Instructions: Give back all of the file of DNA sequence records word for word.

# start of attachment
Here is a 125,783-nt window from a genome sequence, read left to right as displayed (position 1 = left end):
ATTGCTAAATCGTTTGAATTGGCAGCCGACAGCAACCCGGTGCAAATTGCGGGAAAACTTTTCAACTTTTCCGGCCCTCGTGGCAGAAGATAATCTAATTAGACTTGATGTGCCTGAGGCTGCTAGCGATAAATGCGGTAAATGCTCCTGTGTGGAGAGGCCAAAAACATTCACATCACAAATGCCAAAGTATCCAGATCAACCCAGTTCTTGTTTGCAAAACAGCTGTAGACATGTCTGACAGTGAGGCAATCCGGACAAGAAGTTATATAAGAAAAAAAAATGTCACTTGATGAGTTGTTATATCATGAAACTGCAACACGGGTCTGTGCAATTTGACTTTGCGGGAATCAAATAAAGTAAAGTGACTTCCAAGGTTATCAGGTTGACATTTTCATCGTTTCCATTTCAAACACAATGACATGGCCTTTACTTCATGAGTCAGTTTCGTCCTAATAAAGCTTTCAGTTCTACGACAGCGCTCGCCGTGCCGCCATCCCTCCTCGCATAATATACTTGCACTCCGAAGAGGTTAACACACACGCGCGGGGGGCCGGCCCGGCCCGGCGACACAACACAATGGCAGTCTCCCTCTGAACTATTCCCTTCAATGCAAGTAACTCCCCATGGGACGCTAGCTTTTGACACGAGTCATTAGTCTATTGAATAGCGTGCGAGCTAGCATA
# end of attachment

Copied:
Here is a 125,783-nt window from a genome sequence, read left to right as displayed (position 1 = left end):
ATTGCTAAATCGTTTGAATTGGCAGCCGACAGCAACCCGGTGCAAATTGCGGGAAAACTTTTCAACTTTTCCGGCCCTCGTGGCAGAAGATAATCTAATTAGACTTGATGTGCCTGAGGCTGCTAGCGATAAATGCGGTAAATGCTCCTGTGTGGAGAGGCCAAAAACATTCACATCACAAATGCCAAAGTATCCAGATCAACCCAGTTCTTGTTTGCAAAACAGCTGTAGACATGTCTGACAGTGAGGCAATCCGGACAAGAAGTTATATAAGAAAAAAAAATGTCACTTGATGAGTTGTTATATCATGAAACTGCAACACGGGTCTGTGCAATTTGACTTTGCGGGAATCAAATAAAGTAAAGTGACTTCCAAGGTTATCAGGTTGACATTTTCATCGTTTCCATTTCAAACACAATGACATGGCCTTTACTTCATGAGTCAGTTTCGTCCTAATAAAGCTTTCAGTTCTACGACAGCGCTCGCCGTGCCGCCATCCCTCCTCGCATAATATACTTGCACTCCGAAGAGGTTAACACACACGCGCGGGGGGCCGGCCCGGCCCGGCGACACAACACAATGGCAGTCTCCCTCTGAACTATTCCCTTCAATGCAAGTAACTCCCCATGGGACGCTAGCTTTTGACACGAGTCATTAGTCTATTGAATAGCGTGCGAGCTAGCATA